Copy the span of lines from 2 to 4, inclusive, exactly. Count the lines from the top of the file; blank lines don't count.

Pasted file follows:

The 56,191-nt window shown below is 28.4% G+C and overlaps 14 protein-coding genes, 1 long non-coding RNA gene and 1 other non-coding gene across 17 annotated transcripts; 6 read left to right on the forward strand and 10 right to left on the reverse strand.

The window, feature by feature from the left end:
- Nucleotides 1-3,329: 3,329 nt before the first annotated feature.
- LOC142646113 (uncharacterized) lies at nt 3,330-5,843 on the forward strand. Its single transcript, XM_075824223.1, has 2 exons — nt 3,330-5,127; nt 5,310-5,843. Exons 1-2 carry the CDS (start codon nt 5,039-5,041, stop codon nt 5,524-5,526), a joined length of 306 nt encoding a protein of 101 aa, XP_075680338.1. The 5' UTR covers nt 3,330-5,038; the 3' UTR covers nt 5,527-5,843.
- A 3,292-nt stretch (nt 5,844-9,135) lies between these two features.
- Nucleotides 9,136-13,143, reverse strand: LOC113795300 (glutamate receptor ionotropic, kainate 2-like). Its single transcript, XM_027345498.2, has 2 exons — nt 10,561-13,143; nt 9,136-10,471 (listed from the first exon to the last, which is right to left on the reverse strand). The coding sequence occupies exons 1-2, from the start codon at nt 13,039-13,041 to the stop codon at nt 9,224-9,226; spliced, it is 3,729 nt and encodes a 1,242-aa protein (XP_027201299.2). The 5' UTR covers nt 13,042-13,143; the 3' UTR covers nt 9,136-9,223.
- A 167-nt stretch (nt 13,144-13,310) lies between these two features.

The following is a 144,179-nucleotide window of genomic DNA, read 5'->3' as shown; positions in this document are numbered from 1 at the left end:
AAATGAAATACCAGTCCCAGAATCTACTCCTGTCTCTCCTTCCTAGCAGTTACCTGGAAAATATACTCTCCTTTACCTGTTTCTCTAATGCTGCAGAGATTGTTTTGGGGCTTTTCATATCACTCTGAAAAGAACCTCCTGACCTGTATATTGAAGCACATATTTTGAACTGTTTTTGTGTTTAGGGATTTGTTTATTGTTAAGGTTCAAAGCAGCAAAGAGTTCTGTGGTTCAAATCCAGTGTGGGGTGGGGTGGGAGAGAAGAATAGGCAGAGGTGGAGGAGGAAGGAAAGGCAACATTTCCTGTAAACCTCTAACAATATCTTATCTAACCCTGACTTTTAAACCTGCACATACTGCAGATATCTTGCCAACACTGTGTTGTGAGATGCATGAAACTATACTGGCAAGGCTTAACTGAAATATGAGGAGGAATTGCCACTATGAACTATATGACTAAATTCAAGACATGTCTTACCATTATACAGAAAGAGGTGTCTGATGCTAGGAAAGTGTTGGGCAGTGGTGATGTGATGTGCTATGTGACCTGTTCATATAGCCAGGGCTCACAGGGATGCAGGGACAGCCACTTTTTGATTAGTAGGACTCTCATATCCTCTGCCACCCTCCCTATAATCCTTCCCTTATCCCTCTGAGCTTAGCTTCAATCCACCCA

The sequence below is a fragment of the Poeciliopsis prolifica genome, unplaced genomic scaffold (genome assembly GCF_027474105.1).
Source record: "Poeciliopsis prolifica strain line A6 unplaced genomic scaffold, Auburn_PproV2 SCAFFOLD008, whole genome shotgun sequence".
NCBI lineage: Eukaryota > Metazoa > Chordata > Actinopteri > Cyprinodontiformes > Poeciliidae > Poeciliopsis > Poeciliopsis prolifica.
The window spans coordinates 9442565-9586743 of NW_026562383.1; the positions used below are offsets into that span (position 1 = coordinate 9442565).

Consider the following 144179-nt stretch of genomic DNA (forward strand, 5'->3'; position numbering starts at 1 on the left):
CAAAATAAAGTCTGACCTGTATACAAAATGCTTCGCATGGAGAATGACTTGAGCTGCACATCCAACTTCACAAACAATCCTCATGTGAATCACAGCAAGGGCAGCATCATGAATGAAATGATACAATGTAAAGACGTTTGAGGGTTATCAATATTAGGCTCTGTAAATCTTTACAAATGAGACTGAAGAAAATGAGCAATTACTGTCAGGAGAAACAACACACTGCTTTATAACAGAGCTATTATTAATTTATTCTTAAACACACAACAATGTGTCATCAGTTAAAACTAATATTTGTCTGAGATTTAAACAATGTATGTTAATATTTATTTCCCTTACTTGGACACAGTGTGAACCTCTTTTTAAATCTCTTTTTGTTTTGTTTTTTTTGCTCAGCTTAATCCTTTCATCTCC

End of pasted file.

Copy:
The window, feature by feature from the left end:
- Nucleotides 1-3,329: 3,329 nt before the first annotated feature.
- LOC142646113 (uncharacterized) lies at nt 3,330-5,843 on the forward strand. Its single transcript, XM_075824223.1, has 2 exons — nt 3,330-5,127; nt 5,310-5,843. Exons 1-2 carry the CDS (start codon nt 5,039-5,041, stop codon nt 5,524-5,526), a joined length of 306 nt encoding a protein of 101 aa, XP_075680338.1. The 5' UTR covers nt 3,330-5,038; the 3' UTR covers nt 5,527-5,843.